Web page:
Wonderful Engineering

Facebook Express WiFi Launches Commercially In India Bringing Internet To Millions


Facebook is going all guns blazing in the attempts of increasing its fanbase as they announced the launch of Express WiFi as another initiative of Internet.org. Facebook claims that this will help provide “millions” of Indians access to the entire web at an “affordable” fee, and has started the service commercially in four Indian states of Uttarakhand, Gujarat, Rajasthan, and Meghalaya installing 700 hotspots.

Express WiFi program has also been extended to four other countries: Kenya, Nigeria, Indonesia, and Tanzania. Munish Seth, the regional head of Facebook’s connectivity solutions in APAC region commented how their company is working with local businessmen and ISPs to provide data access via Express WiFi program.

Facebook has also announced its partnership with Airtel, which is India’s largest telecom operator, where they will launch an additional 20,000 hotspots. The company has also teamed up with other local ISPs like AirJaldi in Uttarakhand, LMES in Rajasthan, and Tikona in Gujarat.


Facebook has released a voucher payment system that will sell data priced from Rs 10 to 20 (15 to 30 cents) per day to Rs 200 to Rs 300 (~$2 to 3) for a month. Internet vouchers will be available through online and offline stores.

“Express Wi-Fi is designed to complement mobile data offerings by providing a low-cost, high bandwidth alternative for getting online and access apps, download and stream content,” wrote Seth in a blog post.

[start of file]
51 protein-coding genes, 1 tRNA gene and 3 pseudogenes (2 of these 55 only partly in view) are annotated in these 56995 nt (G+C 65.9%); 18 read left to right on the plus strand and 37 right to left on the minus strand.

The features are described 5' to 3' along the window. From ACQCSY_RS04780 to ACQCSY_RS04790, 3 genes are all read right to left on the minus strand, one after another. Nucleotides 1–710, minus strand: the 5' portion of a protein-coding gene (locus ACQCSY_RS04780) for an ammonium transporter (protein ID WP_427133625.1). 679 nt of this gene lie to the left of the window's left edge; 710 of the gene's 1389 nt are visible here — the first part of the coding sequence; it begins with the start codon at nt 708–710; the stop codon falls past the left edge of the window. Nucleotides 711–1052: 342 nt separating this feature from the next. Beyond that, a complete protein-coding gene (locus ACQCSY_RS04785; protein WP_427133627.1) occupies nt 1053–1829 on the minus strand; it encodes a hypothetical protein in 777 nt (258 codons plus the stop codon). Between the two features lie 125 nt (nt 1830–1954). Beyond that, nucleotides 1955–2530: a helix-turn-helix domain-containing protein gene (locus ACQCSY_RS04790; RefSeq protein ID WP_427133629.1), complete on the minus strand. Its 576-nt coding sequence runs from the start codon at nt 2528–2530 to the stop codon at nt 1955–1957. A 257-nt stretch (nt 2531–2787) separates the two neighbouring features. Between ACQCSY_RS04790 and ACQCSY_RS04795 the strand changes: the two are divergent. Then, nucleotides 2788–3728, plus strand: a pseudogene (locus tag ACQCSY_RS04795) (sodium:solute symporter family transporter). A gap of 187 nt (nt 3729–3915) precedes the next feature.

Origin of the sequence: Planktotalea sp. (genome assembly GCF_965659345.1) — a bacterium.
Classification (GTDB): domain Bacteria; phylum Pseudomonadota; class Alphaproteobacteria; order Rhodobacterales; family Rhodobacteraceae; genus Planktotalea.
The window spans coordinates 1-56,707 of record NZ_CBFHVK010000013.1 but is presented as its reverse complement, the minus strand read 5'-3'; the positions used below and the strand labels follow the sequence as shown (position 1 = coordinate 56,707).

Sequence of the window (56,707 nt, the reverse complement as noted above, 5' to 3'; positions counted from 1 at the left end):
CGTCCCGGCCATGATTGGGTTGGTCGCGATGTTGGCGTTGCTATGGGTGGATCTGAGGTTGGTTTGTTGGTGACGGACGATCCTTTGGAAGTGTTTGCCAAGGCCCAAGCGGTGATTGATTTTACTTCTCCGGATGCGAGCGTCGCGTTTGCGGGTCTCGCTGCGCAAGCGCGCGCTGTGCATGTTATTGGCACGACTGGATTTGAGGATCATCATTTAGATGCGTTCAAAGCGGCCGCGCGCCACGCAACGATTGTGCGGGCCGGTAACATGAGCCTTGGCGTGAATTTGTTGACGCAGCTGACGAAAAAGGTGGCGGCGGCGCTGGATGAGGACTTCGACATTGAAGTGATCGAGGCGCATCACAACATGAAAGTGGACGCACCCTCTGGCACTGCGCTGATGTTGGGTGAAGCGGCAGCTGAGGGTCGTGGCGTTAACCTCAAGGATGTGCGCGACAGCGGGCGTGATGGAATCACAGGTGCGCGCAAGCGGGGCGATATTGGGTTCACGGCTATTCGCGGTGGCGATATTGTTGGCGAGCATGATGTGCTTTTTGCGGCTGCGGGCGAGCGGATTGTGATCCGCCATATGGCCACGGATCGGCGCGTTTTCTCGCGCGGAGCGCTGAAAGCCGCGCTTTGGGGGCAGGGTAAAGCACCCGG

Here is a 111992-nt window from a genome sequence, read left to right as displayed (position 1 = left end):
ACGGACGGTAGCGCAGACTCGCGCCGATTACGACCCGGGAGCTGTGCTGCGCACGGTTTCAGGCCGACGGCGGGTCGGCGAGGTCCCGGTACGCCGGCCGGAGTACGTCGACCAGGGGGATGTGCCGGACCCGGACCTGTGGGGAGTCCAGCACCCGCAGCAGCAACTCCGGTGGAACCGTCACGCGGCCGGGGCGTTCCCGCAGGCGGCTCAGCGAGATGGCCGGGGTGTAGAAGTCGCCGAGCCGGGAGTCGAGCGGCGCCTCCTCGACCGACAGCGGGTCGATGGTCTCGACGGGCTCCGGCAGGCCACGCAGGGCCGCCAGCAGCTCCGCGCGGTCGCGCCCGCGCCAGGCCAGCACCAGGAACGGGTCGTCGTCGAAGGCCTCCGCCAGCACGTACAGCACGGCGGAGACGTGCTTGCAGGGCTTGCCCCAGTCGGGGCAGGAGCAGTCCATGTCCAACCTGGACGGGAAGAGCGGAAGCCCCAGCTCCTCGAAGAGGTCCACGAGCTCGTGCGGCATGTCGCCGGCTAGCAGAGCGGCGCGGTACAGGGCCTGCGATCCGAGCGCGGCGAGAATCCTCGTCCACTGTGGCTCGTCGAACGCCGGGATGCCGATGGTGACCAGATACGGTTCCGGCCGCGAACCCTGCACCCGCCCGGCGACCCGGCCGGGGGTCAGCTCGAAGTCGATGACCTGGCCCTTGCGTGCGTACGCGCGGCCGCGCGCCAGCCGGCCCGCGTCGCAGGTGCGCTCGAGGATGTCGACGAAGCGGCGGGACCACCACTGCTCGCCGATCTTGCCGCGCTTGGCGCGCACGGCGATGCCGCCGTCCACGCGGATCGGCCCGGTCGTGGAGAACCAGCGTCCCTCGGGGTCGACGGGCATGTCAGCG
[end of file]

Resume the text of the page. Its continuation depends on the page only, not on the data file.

It seems as though Facebook is playing its cards right since India is the fastest growing market for the social media platform. Last month’s reports suggest that Facebook had over 184 million monthly active users in the country, and almost 50 percent of them return to the site every day. Facebook’s associate company, WhatsApp, also has over 200 million monthly active users in India.

“Our Express Wi-Fi partnerships empower local Indian entrepreneurs to start businesses to offer internet access to their town or region. They also help Indians connect to the internet easily and for an affordable rate.” Seth added.

Facebook tried to gain ground last year as well with its “Free Basics” program that allowed access to almost two dozen websites, but nothing beyond that. The Indian government had to ban Free Basics on the grounds of net neutrality after huge furor by the civil society, but now it seems as though Facebook has finally struck gold.